It is evident that the Nest is noticing us as we go about our business – the funky fish-eye screen wakes up with our motion as we pass (we have the thermostat on a Nest stand, positioned on our telephone table in the hallway). We have our home screen set to the analogue clock, so this in itself is useful as we leave the house. With a busy household with three kids, there is usually someone passing the sensor every five minutes. However, there is a slight problem if someone is at home alone, maybe holed up in a room working for hours without a break. It is at this point when you notice the heating has gone off Nest thinks you are out.
Our installation engineer did suggest using add-on geo-fencing apps so that the location of family members' mobile phones would interact with the Nest and let it know that you were home so keep the heat on. We have not tried this yet, but the idea seems sensible (as long as you always remember to take your mobile out with you on leaving the house!)
Some small areas for improvement
The main drawback we have come across with Nest is that it does not allow the schedule to set the temperature below 9°C. As the ambient temperature of the house creeps below this temperature during the night, this obviously causes our boiler to fire up, which in turn wakes us up and disturbs our sleep. Our house is quite well insulated, so during our cold winter spells here in the UK it is unlikely to get cold enough over one night to actually freeze any pipes if the heating is off for just 7 hours or so. We certainly didn’t have any pipes freeze with our old thermostat system during the night whist it was off. With the Nest, we have had to switch the system off manually at night and then on again in the morning to avoid night-time boiler activation for nights when sleep was paramount. Otherwise, we will just have to get used to the noise in the night.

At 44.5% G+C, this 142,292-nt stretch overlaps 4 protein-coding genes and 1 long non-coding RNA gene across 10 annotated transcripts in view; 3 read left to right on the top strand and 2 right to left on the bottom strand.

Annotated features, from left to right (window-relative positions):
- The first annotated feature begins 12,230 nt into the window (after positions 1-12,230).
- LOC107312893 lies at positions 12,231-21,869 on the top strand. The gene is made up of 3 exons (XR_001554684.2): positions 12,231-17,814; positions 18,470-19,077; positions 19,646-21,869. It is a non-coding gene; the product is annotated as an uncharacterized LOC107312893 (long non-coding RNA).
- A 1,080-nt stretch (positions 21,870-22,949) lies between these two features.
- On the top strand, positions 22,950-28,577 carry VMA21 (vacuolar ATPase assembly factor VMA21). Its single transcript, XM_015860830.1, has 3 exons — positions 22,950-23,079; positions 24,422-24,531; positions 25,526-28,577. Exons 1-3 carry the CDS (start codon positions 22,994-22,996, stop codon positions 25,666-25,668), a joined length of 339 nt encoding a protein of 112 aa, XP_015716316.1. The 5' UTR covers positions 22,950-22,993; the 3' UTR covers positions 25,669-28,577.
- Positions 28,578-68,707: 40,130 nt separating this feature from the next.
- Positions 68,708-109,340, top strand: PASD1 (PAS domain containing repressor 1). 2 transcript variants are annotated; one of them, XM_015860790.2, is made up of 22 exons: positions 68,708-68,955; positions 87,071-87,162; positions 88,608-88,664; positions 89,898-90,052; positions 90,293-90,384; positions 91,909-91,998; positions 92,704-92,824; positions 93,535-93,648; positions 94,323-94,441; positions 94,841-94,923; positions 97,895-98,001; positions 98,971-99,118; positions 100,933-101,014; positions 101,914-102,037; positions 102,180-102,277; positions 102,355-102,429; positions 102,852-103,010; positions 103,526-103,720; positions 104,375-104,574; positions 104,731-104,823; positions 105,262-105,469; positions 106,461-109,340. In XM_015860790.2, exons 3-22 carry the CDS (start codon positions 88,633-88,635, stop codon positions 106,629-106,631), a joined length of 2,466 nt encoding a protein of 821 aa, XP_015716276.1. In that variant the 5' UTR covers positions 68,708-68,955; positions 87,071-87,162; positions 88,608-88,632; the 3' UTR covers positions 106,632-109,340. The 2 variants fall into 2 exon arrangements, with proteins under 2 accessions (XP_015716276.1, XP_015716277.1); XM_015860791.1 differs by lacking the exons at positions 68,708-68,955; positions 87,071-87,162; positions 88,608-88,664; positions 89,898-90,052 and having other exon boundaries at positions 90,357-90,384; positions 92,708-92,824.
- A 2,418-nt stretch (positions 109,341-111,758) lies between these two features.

The thermostat has lost internet connectivity a few times for no apparent reason – this has to be rectified manually at the thermostat. There is no notification via the mobile app or email for this issue, so if you are not in to notice the message, you would not know that the system is not working properly.
The history function on the Nest app is both interesting and useful. It shows when the auto-away function has kicked in, therefore saving us heating a house whilst no one is present to feel the benefit.
The Nest screen shows a leaf symbol when it thinks that your temperature setting is energy efficient. Nest users are emailed a monthly report on your energy usage, and you are told how many leaves you have earned for that month. Apparently last month we earned a leaf for every day of the month – well done us!
A £199 (or likely £249, installed) outlay is not inconsiderable particularly if, like most people, you have a 'perfectly good thermostat' now. With that said, the additional convenience, intelligence and functionality offered by Nest takes heating the home from a 'must have' to a genuinely enjoyable experience. With Nest gradually releasing more products such as the smoke alarm and cameras which can share data with the thermostat, together with the 'Works with Nest' programme to integrate with smart home hardware from third parties, perhaps the Internet of Things isn't just a gimmick after all.
Head on over to the Nest website to learn more / purchase.
Nest is currently available to NPower customers for £129 / £199 installed.
The older 'V2' Nest is currently £119 at Screwfix.
Edited by PaulOBrien